How many are Sierra Leoneans reading this blog who have heard the favorite adage? By popular demand, most people divulge this with confidence. They say, “Do not wait until I’m gone to send me flowers. Give me my roses while I can smell them.” If you’re not a Sierra Leonean, you might find out about this internationally known artist for the first time. Steady Bongo is a seasoned and sophisticated traditional Sierra Leonean musician. He is no stranger to the masses. Here is a side note. Freddy Will Publishing is fully implemented and ready to write, publish, and distribute complete biographies. We shall etch the names of such legends from the motherland forever in the crevis of reality.
I was a true tenderfoot, moving from place to place, looking to adjust to a new atmosphere in Sierra Leone.”
It was right before I moved to Grassfield, Freetown. There a young rapper called Shadow Boxxer would inspire me. I had been a consummate student at Christ the King College in Bo for two years (1990 – 1992). Before that, I’d escaped the first Liberian Civil war. A wild journey, yet unfathomed, laid ahead of me. I was a true tenderfoot, moving from place to place. In 1990, I tried to adjust to a new atmosphere in Sierra Leone. It was soothing to take solace to his music. The man, the myth, and the legend is Lansana Sheriff, aka Steady Bongo. That spring, while I completed Form 2 at CKC. Sheriff delivered his debut album, “Ready Before You Married,” an instant masterpiece in the world of traditional music.
Undoubtedly, Steady Bongo shook the music community in Sierra Leone, and he has endured the examination of various seasons. He debuted his career at a time when Hip Hop was on the cusp of sweeping through the country. If you were growing up in Bo at that time, you might have heard about the T-Lex Brothers, American Tourists, and the best rapper in town – Say Say Moody. If you were an adventurous teen who didn’t mind the ass whipping later when you got home from staying out late at night. You relished for the thought of sneaking into the Uptown night club. Or maybe, you’d play it safe and opt to watch an after school movie of Sholay at the Rio Cinema.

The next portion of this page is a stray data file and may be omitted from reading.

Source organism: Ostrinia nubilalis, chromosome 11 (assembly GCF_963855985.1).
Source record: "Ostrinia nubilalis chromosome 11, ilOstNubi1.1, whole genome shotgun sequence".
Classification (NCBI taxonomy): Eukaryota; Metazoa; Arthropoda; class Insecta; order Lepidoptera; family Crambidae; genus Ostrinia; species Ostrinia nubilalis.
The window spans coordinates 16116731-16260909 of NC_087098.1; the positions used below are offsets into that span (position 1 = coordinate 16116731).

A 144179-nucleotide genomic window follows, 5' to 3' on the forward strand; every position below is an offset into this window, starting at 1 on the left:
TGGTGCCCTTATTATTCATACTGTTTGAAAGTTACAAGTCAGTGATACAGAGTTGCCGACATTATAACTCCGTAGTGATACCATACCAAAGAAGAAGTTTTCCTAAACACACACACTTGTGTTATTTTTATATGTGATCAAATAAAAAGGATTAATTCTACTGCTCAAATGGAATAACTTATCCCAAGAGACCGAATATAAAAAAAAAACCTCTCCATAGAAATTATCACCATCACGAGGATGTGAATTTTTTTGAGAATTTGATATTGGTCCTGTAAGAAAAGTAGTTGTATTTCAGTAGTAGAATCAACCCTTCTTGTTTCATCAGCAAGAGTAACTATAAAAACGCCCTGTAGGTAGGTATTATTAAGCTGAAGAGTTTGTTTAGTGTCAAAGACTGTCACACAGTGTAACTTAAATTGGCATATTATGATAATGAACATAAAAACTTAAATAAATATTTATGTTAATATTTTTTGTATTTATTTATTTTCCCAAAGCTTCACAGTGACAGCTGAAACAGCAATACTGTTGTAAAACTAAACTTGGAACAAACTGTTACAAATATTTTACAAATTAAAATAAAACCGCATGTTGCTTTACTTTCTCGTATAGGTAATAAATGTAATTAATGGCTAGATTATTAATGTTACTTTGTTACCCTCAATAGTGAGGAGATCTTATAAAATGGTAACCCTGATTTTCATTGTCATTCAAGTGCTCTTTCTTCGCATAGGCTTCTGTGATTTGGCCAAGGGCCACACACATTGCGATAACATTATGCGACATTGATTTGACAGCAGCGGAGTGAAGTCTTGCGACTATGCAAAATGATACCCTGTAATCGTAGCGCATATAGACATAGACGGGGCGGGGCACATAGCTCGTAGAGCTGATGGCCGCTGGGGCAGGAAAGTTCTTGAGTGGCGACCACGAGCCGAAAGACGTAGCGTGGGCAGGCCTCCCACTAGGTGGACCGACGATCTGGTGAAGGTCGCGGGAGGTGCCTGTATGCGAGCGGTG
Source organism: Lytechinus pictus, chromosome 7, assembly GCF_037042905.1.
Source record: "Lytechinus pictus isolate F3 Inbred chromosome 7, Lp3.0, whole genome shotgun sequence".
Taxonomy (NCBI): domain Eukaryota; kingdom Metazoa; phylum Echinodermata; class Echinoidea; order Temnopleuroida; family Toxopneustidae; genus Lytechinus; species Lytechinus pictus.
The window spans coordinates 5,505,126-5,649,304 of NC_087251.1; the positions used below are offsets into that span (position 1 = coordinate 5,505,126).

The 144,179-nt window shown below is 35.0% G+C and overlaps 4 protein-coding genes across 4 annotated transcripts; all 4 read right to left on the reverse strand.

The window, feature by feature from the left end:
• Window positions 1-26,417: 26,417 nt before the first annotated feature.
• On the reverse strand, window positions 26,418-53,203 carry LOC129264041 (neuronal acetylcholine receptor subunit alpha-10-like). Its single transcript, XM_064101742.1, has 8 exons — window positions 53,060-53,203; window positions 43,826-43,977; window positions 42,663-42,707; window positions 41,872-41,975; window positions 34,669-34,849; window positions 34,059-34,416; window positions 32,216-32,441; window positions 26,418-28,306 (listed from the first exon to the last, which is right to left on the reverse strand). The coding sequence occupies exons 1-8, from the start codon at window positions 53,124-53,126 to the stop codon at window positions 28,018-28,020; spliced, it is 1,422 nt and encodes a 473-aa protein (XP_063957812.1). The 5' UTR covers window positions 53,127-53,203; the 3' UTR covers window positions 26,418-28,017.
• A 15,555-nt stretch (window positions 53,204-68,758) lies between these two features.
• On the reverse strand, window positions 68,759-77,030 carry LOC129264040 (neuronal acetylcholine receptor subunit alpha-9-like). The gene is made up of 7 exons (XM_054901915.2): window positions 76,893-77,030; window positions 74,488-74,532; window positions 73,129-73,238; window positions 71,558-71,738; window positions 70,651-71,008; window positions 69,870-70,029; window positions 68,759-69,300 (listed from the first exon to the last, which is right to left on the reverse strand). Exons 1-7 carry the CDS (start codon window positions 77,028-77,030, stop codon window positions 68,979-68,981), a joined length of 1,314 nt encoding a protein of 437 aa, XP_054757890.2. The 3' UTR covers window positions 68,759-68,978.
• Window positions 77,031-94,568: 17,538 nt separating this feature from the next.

In any of the two scenarios, Lansana Sheriff’s brand new debut album would be the soundtrack in the backdrop of your day. Mothers hummed his tunes as they worked on the farm, and fathers laughed wholeheartedly as they drank their palm wine to it. As Lansana Sheriff became an icon in Sierra Leone’s twentieth-century folk music, I admired how he stuck to his originality. He never copied anyone. He never sold out his creativity by allowing himself to become someone else. Steady Bongo stayed true to his essence. If you are a Sierra Leonean, no matter where you are, the Steady Bongo drums and guitar percussion calls you. His sound is the epitome of Salone folk music.
Steady Bongo went on to create three more classics, “Kormot Bi En Me” (1996), “Welcome to Democracy Na Salone” (1998), and “Born For Suffer” (1999).”
You could be walking in the streets or sitting somewhere when his music comes on you stop what you’re doing and check who is playing it. That is especially true when you are in a foreign country. Way before Tupac recorded “Dear Mama,” Steady Bongo released a classic song for mothers. That song brings the Salone out of every Sierra Leonean. It brings back so many great memories of Bo. Today, Bo has changed dramatically. Steady Bongo went on to create three more classics, “Kormot Bi En Me” (1996), “Welcome to Democracy Na Salone” (1998), and “Born For Suffer” (1999). He entertained and inspired the natives while a new Hip Hop wave swept through the nation.
True For Most Sierra Leoneans
When I hear his album, I see pictures in my mind of relatives who have passed on as well as those unforgettable images of 1990 Bo Town. That may be the same in Kenema, Kono, Koindu, and other parts of the country. In the United Kingdom, my grandmother dances to this man’s music. The same thing happens in every corner of the diaspora. Lansana Sheriff is the definition of what an authentic artist should strive to become. Unless they were instrumentalists, you do not see him collaborating with many others. He has not been swayed to shift his sound to appease the listening pleasure of Afrobeat, Zouk, or even Reggae audiences. For this storied artist, he is a folk singer, and that’s all there is to it.*